RUMFORD — Politics between a former Republican candidate and an Oxford County Democratic Party leader derailed the River Valley Candidates Night forum, a debate between area legislative candidates scheduled for Tuesday, Oct. 19, at Mountain Valley High School.
After announcing the forum on Oct. 6, Len Greaney, who helped plan the event, clashed with Cathy Newell of the Oxford County Democrats in a flurry of e-mails to the Sun Journal and Rumford Falls Times.
That discord led Janet Brennick, second vice chairman of the River Valley Chamber of Commerce, to officially cancel the event Tuesday afternoon.
“Due to short notice and unforeseen factors, the River Valley Chamber has not been able to pull enough interest from all sides to facilitate this event,” Brennick said by e-mail to both newspapers.
She said the Rumford Rotary and Bangor Savings Bank, for whom she also works, would not sponsor a candidates night at this time, but left open a future possibility.
Greaney blamed Newell for the discord, saying she told her candidates not to attend after he wrote a letter to the editor endorsing Republican candidate for Maine governor, Paul LePage, and state Senate candidate Sawin Millett, R-Waterford. It was published on Oct. 2 in the Sun Journal.
“I just wanted to see a candidate night without political considerations,” Greaney said Friday. “My (letter) was my choice as a voter.”
A former Rumford town manager, Greaney said he registered as an independent in 2006, but was recruited by the Republican Party to run for state Senate against incumbent Bruce Bryant, D-Dixfield. He did and lost.
In 2008, he said the party again asked him to run, this time for representative in District 92, but when he said he wanted to run as an independent, the party instead chose Rob Cameron, who lost to Matthew Peterson, D-Rumford.
“Somehow, the Democratic Party in Oxford County doesn't want their candidates to go 'head to head' with their opponents,” Greaney said of the failed event.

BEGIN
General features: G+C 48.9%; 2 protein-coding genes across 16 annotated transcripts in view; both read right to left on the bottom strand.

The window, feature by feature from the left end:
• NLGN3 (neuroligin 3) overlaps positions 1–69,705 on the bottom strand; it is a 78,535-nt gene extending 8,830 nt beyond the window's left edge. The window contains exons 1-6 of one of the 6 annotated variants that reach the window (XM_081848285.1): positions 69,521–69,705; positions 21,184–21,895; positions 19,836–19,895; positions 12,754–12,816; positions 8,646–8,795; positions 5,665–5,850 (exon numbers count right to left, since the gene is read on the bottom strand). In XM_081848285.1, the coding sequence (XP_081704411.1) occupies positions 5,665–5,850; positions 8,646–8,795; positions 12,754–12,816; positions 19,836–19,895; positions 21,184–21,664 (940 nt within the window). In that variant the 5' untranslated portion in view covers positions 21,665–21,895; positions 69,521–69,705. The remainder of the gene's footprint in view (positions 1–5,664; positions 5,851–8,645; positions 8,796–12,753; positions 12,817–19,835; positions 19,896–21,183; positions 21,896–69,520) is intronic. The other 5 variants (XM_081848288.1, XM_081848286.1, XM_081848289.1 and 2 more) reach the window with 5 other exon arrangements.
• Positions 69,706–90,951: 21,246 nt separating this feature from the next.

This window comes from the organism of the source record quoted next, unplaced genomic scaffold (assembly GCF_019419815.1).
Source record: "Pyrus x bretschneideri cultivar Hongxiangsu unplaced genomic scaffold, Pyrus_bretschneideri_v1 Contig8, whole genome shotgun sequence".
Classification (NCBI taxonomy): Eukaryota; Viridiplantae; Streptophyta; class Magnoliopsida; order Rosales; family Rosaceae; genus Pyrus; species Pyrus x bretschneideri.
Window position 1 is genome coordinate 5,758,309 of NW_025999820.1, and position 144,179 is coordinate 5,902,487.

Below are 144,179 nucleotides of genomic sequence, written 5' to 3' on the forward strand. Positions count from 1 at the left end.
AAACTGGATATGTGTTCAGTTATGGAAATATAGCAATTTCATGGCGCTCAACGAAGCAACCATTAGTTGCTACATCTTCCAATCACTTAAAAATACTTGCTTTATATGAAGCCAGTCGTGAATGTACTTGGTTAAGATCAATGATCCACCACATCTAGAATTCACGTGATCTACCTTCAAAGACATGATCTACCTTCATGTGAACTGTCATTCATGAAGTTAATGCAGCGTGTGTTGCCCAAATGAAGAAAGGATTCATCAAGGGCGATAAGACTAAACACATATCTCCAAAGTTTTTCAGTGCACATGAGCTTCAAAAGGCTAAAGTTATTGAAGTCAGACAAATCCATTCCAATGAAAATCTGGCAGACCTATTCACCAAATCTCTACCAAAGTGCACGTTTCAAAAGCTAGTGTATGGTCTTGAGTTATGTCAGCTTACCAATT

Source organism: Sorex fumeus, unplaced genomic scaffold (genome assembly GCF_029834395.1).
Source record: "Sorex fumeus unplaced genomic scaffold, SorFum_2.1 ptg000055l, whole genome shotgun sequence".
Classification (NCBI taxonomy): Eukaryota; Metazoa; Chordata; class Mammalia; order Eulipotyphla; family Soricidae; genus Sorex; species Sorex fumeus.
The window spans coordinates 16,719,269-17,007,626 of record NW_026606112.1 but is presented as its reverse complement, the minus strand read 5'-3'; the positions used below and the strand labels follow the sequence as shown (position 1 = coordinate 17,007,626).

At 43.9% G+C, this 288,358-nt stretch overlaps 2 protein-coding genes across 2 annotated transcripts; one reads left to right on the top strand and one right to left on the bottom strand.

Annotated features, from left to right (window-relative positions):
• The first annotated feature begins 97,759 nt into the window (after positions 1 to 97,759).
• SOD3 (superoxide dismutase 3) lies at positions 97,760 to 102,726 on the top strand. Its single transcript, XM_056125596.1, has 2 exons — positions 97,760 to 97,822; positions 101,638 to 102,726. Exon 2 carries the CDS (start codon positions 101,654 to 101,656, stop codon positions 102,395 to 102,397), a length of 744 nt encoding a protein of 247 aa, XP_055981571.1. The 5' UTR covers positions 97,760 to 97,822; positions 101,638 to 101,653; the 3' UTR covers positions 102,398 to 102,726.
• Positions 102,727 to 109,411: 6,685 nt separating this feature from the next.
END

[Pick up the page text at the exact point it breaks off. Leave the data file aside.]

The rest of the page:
Newell cited her reasoning on Tuesday by e-mail.
“On Oct. 6, the River Valley Democratic candidates for legislative and county office were informed of a hastily constructed candidates' forum being driven by one of Rumford's local Republican leaders, Len Greaney, and set for the date of Oct. 19,” Newell said.
Prior to setting up the event and booking the venue, she said organizers should have consulted with the Democrats.
“The date was in conflict with work commitments for one candidate, and with a county budget hearing involving three of the six invited candidates,” Newell said.
“When asked for advice, I recommended that the other two Democratic candidates, who had not already declined, stick with their own campaign plans rather than attend.”
Greaney then sought help from Rumford selectmen on Thursday night. He asked them to urge the three Democratic legislative candidates, John Patrick and incumbents Peterson and Sheryl Briggs, to attend. Chairman Brad Adley said they would try to help.
Later, Greaney e-mailed the selectmen, saying, “I'm sure you agree that democracy in the River Valley will fall back seriously if our local legislative candidates cannot understand the importance of facing their opponents in a fair and balanced way.”
Newell called Greaney's attempts to present himself as impartial bogus.
“He is a former Republican candidate for office and, as recently as Oct. 2, endorsed two Republican candidates, including the opponent of John Patrick for Senate, in a letter to the Sun, as well as sporting lawn signs for the Republicans,” Newell said.
“Candidate forums work when they are planned with consultation with both parties well in advance of the election so that candidates are able to agree on the date, format, etc.,” she said.
“This was not the case with Len Greaney's forum, and we are gratified that the chamber and others have distanced themselves from this effort.”
Newell said her party's candidates will be completing home visits in the coming weeks, listening to voters, and “making the case for their support.”
“That is their top priority,” she said.
Greaney said he helped plan the event to let voters familiarize themselves with the candidates and their views prior to the Nov. 2 election.
By Friday night, Greaney removed himself from what he called “a somewhat confrontational situation.”
“I have zero regrets about the actions, even the (confrontational) actions,” he said.
“My children know that I possess three separate communication styles: comfort, clarity and confrontation. I only resort to the confrontation style when I feel that the stakes are high enough to take the risk. I took that risk and here we are.”